Anonymous said...

Lest we be characterized of being one dimensional, I can say that I observed Miss Perlman be on most excellent and charming behavior when in the company of those who were outside JfJ, who were potential supporters, or who would make great networking contacts.
Somewhere in Miss Perlman's psychodynamics maybe she "saves" her reprobate behavior for someone who doesn't have anything to offer.

It is refreshing and informative to hear from someone who knew Miss Perlman and others from the days prior to the founding of this organization. Perhaps this person can reflect upon how Miss Perlman and others changed when granted much power in this organization. Then, and only then, might it be appropriate to bring in childhood experiences to explain away abusive behavior.

Anonymous said...

Last night on Law and Order Criminal Intent the story line concerned a "secret number" of Americans imprisoned as potential terrorists. The prisoners were unaccounted for, kept off the prisons roll book. A guard was killed and the motive was he was prepared to talk about the abuse the prisoners suffered.
In the course of the show, reference was made to a Stanford psychological study were some Stanford students were put in the role of prisoners and some as guards. The fascinating result of the study was that these otherwise equal students became monsters when they were given unbridled power.
Just as the prisoners in the tv show were not given a voice, many within Jews for Jesus are not given a voice. The advent of blogging is providing many people who have been abused (not just those in JfJ) to talk about their abuse and to name the names of the abusers.
One can choose to protect the character of any abuser, and be hurt or even outraged at the truth. One can have a similar response to the Catholic priests who are finally being held accountable for the abuse they heaped upon the powerless. But those who would seek to protect the abusers are in the minority.
While there are risks to one's soul in telling the truth, there is ample evidence in Scripture where people are warned and hypocrites exposed: sometimes in general, sometimes by specific name. I personally feel the pain of the people who are posting the accounts of their hurts, and would characterize attempts which take aim at the abused as protecting the abuser.
To those of you who have been abused: you are being heard and you are being prayed for. Please do not allow yourselves to suffer more guilt by those who care more about the character of abusers rather than you.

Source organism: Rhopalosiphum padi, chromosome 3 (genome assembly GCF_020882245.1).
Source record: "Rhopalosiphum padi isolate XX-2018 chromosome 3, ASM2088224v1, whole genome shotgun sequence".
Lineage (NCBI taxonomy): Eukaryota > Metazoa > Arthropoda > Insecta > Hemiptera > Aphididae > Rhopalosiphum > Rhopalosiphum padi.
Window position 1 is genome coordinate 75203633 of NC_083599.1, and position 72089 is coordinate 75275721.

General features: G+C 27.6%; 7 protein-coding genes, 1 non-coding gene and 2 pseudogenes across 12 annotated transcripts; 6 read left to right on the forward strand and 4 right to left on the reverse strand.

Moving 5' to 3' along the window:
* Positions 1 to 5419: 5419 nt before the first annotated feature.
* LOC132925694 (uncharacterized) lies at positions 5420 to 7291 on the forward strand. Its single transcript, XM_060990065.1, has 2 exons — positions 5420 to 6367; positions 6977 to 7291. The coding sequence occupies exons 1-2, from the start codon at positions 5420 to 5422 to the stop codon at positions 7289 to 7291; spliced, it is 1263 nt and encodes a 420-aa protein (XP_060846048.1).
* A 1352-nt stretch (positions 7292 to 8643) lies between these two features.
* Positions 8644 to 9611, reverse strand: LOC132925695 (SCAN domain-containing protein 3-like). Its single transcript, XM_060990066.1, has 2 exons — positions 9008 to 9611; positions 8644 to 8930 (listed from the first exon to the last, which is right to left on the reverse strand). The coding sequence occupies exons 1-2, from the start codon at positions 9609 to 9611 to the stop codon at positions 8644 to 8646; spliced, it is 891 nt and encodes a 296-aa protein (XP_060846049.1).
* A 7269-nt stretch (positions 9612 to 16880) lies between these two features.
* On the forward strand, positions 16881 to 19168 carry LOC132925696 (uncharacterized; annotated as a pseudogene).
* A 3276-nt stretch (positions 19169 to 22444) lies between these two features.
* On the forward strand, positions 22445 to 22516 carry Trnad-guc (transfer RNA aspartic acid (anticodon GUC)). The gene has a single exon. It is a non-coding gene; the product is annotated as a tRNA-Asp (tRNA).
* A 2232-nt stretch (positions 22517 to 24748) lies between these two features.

Anonymous said...

Getting back to Susan Perlman..

Susan was the only person I ever saw that talked back to Moishe. He seemed to like her talking back to him.

Anonymous said...

I remember Moishe defending Susan's inappropriate treatment of employees.

He was saying something "cute" like, "Susan isn't mean, but she can be dour."

As if some semantics would make the situation better.

Hmmm. On second thought, that explains "you're not tired, you're bored!"

Anonymous said...

Perhaps relevent on this thread is Susan Perlman as the "Power behind the throne:" The reason David can't change things.

Anonymous said...

I think MR and Susan's relationship was more than "daughter/daddy"....

Anonymous said...

Susan could be very kind, giving beautiful art work to people for their weddings, bar-mitzvah's, etc.

But she could also be very unkind to her assistants, as I saw many times.

I'm not sure why a culture of "mean-ness" was encouraged in Jews for Jesus, but she sure is a good example of it.

Anonymous said...

Let's face it..if someone was defining the term hypocrisy, Susan would serve as a great example. She could be ever so sweet to those "outside" but to those who worked "under" her (which was everyone--she used the title "Associate Excecutive Director" and "First Assistant to the Executive Director") she was ruthless.

Anonymous said...

For years, Susan was the biggest stumbling block in my spiritual growth. I was angry with myself and thought there was something wrong with ME, that I disliked her so much. I prayed and prayed that God would change my heart.

I would watch her put on her "outside face" and show such fake charm to people on the "outside" that it made me nauseous that anyone would fall for it. But when the doors to "Executory" closed, she became a different person.

I remember several of Susan's assistants dissolving into tears because of the way she had treated them.

I remember her screaming at her assistant when her desk was not clean enough.

I remember her demanding that her pregnant assistant wax her car after filling it up with gas for her.

I remember her assistant making her coffee decaf, hoping it would somehow make her act nicer towards people who worked for her.

I remember her prowling back and forth outside Moishe's office when he spent too much time with another of the senior leaders, asking every ten minutes, "Is HE still in there?"

I remember when Moishe's wife would phone the office, Susan would ask, "Why is SHE calling again?" Yet to Ceil's face, Susan was as sweet as honey.

I remember Susan waking Moishe from his afternoon naps (he said only she knew how to properly wake him) and staying behind closed doors with him for a half hour or more, and Moishe admonishing us never to open the office door when she was in there because they were having private meetings.

I remember Moishe leaving the office early every Wednesday for his "night out," and Susan following close behind.

I remember the frequent business trips they took together.

I remember a provocative photo of Susan's face hanging inside Moishe's private office bathroom, just across from the toilet.

I am not making this up.

It was only when I left JFJ that I realized that maybe the problem wasn't so much my lack of spirituality, but rather spiritual discernment that made me feel that something was so very wrong.